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Final Kodachrome Processing Machine Closed

Kodachrome Film Says Its Final Farewell Today

Kodak stopped producing Kodachrome, its first successful color film ever, in 2009, and today marks the last day the final operational Kodachrome processor will be used. Dwayne's Photo in Parsons, KS, will shut down its machine today, to be sold for scrap after the lab's last can of film processing dye has been used. The New York Times does a beautiful job of profiling some Kodachrome fans, including one man who just developed 1,580 rolls of Kodachrome film just under the wire, spending over $15,000 to do so. The article also notes the thousands of requests flooding into the store from both professional and amateur photographers for their rolls of film to be the last processed in the machine, which was initially slated to be shut down in July.

What will be the final roll processed? Find out after the jump.

The beloved film was introduced 75 years ago, and after its initial mainstream popularity, it settled into niche favoritism. While the film can be tricky to come by, it's been replicated in digital filters like Hipstamatic's "Kodot" filter — though true Kodachrome enthusiasts claim the original will be impossible to replicate.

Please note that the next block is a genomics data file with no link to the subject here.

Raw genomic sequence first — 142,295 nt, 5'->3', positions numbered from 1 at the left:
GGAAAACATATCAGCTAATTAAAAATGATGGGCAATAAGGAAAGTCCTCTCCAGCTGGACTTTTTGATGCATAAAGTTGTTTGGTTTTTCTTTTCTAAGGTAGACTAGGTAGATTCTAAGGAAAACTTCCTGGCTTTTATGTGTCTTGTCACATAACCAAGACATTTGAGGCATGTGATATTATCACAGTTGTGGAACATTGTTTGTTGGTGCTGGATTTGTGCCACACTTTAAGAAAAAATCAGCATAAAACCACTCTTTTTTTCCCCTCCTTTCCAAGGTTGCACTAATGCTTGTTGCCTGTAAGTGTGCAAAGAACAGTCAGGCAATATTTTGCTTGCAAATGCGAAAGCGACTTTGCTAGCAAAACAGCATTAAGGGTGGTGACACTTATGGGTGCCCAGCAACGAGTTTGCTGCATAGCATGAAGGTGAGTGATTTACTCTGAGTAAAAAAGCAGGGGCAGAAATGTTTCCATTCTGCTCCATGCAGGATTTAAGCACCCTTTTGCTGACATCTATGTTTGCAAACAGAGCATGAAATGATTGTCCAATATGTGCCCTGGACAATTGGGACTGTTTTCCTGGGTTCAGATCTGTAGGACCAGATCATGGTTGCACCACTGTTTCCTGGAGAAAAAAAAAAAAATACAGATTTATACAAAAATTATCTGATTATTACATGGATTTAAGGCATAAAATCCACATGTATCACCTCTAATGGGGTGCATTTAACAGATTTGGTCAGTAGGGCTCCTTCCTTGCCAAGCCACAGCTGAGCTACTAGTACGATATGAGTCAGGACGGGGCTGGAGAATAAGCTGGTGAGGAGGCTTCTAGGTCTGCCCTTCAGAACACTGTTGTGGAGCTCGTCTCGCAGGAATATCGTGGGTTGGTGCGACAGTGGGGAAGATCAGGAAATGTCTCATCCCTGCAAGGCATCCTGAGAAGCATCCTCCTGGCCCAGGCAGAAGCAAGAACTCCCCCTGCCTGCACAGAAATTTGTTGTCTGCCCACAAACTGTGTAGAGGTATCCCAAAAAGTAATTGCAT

Some hope the film, which has been described as "a pop culture icon," will undergo a Polaroid-like resurgence, but as Kodak has discontinued the film, which is both tricky and costly to process, it's unlikely that the movement will gain ground. As for the last roll? It will be shot by the store's owner and developed today. The last frame will be a photo of all of the store's employees standing in front of the store wearing commemorative Kodachrome shirts.

Source: Flickr User zsumoz

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